Dan Walsh

Dan Walsh's debut novel, The Unfinished Gift, released on September 1st, published by Revell. It's already been selected by Crossings and Doubleday book clubs as a featured book for their members this Fall. RT Book Reviews magazine gave it 4.5 Stars and a Top Pick rating in the Inspirational category. His writing style has been compared to Richard Paul Evans, best-selling author of The Christmas Box. Dan has finished the sequel, The Homecoming, scheduled for release in June. He has served as a pastor at the same church since 1985. He and his wife Cindi have been married 33 years and live in the Daytona Beach area, where he's spending his writing time putting the finishing touches on his third novel. You can visit his Web site at www.danwalshbooks.com or his blog at www.danwalshbooks.blogspot.com.

Author by Night by Dan Walsh

In my case, this column should probably be called “Author by Twilight.” Let me explain.

My first novel, The Unfinished Gift (Revell), has been on the shelves of bookstores and available online for a month. For any author, just getting published is a dream come true. To have your first book picked up by a major publisher, another dream. To have it published as a hardback . . . well, I got three dreams for the price of one. My second book, The Homecoming (also by Revell), is due out in June.

Pinch me; I’m still dreaming.

But when I awake, I’m very grateful I have a “real” job—one that pays the bills and provides for my family.

I’m still new in the publishing world (as I said, barely a month old), and perhaps my books will take off and the money will also exceed my dreams. But I’ve read that the overwhelming majority of published authors provide a supportive income, second income, or hold down a full-time job doing something other than writing.

I am a full-time pastor. I’ve been one the last twenty-four years. Maybe a lot of fiction authors are also pastors. I haven’t met any yet. One thing that could account for this is that being a pastor is more like a vocation than a regular job, one that doesn’t come with regular hours.

I actually tried to indulge my love of fiction writing back in the late ’90s, but I had to abandon it because I couldn’t find a way to make it work. One of the great challenges pastors have is meshing together the demands of family and ministry. Failing to get this right has forced many a pastor to throw in the towel. Toss into the fray the challenge of writing novels and, as my friends from New York would say . . . fuggetaboutit.

So what’s different now? After two decades of pastoring, have I finally found a way through the scheduling maze? Partly. But I suspect the real solution is that my children are grown now and don’t need me like they used to. When I come home, my wife doesn’t need me to rescue her from a very long day of caring for small children.

Two years ago, my wife, Cindi, began nudging me to start writing again. She was one of my biggest fans and believed I should be writing. I said, “Cindi, when am I gonna find time to do this?”

She had already thought it through. “How about while I’m fixing dinner, and then after, when I’m cleaning up? You could write then.”

It’s not the ideal setting, to be sure, but I thought it might just work. I had no idea how much I could accomplish in that time span, but as it turns out, it was enough to finish two books and see them through to market (I’m almost finished with a third).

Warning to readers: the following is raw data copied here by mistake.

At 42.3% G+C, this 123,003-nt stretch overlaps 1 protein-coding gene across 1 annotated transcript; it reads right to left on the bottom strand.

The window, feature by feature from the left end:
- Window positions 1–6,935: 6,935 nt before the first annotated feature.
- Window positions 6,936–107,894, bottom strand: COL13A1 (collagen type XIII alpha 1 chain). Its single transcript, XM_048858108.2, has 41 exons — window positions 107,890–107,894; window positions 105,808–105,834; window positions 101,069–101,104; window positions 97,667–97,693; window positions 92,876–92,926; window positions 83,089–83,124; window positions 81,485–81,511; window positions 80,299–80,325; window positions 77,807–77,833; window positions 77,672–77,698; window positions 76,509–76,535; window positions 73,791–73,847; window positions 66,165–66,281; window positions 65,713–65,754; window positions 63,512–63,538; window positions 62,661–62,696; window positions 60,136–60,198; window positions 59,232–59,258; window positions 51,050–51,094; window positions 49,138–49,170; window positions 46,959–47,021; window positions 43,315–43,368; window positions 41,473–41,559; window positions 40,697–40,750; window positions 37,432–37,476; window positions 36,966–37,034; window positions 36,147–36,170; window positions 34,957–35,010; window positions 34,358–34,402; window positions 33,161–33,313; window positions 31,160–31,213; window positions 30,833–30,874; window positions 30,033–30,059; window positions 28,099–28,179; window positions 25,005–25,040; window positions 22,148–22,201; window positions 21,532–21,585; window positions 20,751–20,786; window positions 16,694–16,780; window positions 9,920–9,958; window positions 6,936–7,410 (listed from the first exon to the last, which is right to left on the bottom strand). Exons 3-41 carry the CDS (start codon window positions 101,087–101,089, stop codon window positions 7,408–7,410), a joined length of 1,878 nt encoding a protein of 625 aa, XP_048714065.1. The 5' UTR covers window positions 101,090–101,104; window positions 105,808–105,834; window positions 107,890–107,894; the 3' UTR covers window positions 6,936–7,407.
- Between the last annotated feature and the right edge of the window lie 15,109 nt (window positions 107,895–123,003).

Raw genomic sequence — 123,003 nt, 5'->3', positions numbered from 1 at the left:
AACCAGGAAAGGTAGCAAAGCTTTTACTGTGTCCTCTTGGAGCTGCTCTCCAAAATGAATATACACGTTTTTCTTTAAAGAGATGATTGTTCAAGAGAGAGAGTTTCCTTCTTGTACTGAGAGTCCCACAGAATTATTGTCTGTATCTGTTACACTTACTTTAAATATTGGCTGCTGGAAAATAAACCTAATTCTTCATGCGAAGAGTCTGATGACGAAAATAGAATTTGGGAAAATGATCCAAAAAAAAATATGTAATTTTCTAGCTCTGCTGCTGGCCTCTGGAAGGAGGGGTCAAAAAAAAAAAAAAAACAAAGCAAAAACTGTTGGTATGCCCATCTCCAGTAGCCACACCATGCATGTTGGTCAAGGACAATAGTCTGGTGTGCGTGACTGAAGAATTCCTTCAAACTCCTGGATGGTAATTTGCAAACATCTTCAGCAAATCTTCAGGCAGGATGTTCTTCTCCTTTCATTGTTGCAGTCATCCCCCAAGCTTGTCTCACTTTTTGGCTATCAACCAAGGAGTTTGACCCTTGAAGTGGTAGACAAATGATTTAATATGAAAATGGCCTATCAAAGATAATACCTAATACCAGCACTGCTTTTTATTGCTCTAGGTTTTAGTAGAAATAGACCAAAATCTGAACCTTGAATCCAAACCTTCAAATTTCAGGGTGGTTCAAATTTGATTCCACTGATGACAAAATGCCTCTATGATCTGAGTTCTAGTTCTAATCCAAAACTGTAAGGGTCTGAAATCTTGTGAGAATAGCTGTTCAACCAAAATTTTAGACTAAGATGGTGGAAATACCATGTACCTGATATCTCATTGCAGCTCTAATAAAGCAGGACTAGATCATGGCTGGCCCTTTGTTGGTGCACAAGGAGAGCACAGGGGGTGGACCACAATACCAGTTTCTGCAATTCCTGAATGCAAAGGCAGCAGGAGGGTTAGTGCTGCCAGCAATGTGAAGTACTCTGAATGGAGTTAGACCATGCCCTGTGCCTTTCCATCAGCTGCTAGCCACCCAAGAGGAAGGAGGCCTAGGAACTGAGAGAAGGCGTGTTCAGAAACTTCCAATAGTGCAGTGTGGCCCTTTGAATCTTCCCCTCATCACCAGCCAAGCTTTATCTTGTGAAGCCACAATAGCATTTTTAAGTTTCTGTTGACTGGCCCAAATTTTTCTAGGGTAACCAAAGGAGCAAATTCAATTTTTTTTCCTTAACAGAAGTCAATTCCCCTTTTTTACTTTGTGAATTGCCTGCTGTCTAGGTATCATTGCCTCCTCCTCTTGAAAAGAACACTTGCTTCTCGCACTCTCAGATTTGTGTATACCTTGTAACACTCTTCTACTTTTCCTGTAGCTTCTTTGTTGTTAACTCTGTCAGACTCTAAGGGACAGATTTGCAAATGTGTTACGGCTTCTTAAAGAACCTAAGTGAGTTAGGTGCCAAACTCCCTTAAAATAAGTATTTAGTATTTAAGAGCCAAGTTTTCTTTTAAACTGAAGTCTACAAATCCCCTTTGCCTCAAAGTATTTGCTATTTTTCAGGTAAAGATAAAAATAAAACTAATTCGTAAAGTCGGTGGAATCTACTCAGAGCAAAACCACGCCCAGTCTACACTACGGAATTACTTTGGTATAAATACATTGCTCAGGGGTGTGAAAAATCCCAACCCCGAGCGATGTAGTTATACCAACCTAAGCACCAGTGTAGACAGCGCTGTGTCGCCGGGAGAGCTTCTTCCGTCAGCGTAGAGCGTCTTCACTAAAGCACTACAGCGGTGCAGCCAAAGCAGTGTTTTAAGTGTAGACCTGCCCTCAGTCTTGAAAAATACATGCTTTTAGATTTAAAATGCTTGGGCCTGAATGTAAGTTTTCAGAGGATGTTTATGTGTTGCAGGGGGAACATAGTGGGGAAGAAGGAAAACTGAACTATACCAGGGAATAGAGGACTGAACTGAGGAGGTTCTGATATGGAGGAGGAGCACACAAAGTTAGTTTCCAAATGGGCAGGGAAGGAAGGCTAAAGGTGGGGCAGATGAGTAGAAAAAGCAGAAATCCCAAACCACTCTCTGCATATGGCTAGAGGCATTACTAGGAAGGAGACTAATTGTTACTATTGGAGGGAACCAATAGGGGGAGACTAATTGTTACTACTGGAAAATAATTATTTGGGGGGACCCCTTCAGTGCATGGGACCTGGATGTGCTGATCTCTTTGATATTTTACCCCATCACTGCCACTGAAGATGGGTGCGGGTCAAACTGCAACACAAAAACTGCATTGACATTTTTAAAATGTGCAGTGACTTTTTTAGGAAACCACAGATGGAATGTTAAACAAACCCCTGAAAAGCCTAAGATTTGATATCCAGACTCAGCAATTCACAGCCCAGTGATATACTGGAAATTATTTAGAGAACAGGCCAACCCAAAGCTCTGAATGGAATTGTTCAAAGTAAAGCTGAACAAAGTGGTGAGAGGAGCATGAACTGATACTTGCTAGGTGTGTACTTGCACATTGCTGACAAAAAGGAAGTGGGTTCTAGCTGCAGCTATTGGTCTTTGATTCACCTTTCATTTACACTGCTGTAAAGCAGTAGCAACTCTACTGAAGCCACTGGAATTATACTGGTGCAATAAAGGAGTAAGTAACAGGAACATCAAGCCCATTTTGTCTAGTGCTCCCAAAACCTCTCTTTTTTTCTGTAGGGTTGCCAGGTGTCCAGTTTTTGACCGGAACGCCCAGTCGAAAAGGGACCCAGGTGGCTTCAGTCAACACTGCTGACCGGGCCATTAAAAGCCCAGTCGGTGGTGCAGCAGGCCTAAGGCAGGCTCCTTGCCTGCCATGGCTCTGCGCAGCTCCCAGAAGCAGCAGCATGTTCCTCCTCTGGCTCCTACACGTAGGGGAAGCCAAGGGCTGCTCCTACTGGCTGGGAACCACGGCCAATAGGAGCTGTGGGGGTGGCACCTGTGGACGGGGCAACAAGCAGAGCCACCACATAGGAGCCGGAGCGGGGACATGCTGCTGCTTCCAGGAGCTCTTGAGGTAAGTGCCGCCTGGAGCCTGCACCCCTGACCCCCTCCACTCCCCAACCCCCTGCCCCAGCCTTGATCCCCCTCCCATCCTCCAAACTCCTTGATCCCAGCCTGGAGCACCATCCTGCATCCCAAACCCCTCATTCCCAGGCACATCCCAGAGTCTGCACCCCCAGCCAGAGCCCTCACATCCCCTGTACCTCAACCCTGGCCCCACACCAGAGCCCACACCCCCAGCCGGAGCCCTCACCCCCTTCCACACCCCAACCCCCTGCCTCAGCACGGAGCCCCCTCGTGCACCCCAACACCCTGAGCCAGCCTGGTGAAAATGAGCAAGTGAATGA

So that’s when I write, at twilight, usually as the sun begins to descend (or in the fall when we set the clocks back, in the dark). On Mondays, my day off, I get to write an extra two to three hours, sometimes more.

I say “writing,” but I spend my available time rotating through several related things. First, there’s the writing itself (which I enjoy the most). Because I write mostly historical fiction, I spend lots of time reading nonfiction historical books (which I also love).

I’m not one of those who writes from start to finish, then comes back for several big rewrites. Each time I sit down to write, I reread my last chapter and edit it before writing the next chapter. The time gap helps me see what I’ve just written more like a reader would see it. This approach also helps me reenter the world of my story. After writing, I read everything to Cindi. More than anyone else, she helps me “keep it real.”

The final way I spend my “writing” time is the business side. It’s the part I least understand and feel the most inadequate. But I still enjoy it, because I’m so grateful to God to have a business side to my writing. I mean, c’mon, I’m receiving and sending e-mails from my agent, my editor, my marketing and publicity friends at Revell, reading and resubmitting changes, approving artwork, discussing things about my current novel. To me, these are delightful distractions.

Maybe someday the Lord will allow me to increase my writing time beyond the twilight hours. I still have imaginations of one day sitting with my laptop on a shady porch; at a cabin beside a beautiful lake; or on the balcony of an oceanfront cottage, the gulls calling, the waves lapping gently on the shore. In those daydreams, I’m actually writing in the morning or in the afternoon (just after my nap).

I have no idea if I’ll ever get to do that. But that’s the wonderful thing about writing fiction . . . I can go there in my mind and almost see it, hear it, feel it. Then if I want, I can write it all down.

True, it’s not the same as being there. But right now, I’m grateful to God for something close.

Unfinished Gift